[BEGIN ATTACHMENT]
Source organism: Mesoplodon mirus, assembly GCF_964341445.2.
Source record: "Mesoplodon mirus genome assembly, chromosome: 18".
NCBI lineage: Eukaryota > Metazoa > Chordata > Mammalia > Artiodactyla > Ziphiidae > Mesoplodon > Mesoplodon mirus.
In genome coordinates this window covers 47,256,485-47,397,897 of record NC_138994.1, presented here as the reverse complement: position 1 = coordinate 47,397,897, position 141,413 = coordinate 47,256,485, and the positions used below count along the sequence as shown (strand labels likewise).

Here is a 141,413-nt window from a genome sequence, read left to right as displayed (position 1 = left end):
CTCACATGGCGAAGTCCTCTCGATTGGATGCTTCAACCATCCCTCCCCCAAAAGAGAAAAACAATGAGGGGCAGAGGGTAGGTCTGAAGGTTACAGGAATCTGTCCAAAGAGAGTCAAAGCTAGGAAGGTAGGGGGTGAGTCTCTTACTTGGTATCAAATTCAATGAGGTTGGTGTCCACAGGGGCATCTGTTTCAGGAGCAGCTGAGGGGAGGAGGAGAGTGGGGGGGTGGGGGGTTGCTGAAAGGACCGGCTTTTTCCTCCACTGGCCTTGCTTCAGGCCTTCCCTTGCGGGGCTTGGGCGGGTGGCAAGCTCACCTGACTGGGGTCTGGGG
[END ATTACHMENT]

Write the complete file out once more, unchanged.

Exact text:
Source organism: Mesoplodon mirus, assembly GCF_964341445.2.
Source record: "Mesoplodon mirus genome assembly, chromosome: 18".
NCBI lineage: Eukaryota > Metazoa > Chordata > Mammalia > Artiodactyla > Ziphiidae > Mesoplodon > Mesoplodon mirus.
In genome coordinates this window covers 47,256,485-47,397,897 of record NC_138994.1, presented here as the reverse complement: position 1 = coordinate 47,397,897, position 141,413 = coordinate 47,256,485, and the positions used below count along the sequence as shown (strand labels likewise).

Here is a 141,413-nt window from a genome sequence, read left to right as displayed (position 1 = left end):
CTCACATGGCGAAGTCCTCTCGATTGGATGCTTCAACCATCCCTCCCCCAAAAGAGAAAAACAATGAGGGGCAGAGGGTAGGTCTGAAGGTTACAGGAATCTGTCCAAAGAGAGTCAAAGCTAGGAAGGTAGGGGGTGAGTCTCTTACTTGGTATCAAATTCAATGAGGTTGGTGTCCACAGGGGCATCTGTTTCAGGAGCAGCTGAGGGGAGGAGGAGAGTGGGGGGGTGGGGGGTTGCTGAAAGGACCGGCTTTTTCCTCCACTGGCCTTGCTTCAGGCCTTCCCTTGCGGGGCTTGGGCGGGTGGCAAGCTCACCTGACTGGGGTCTGGGG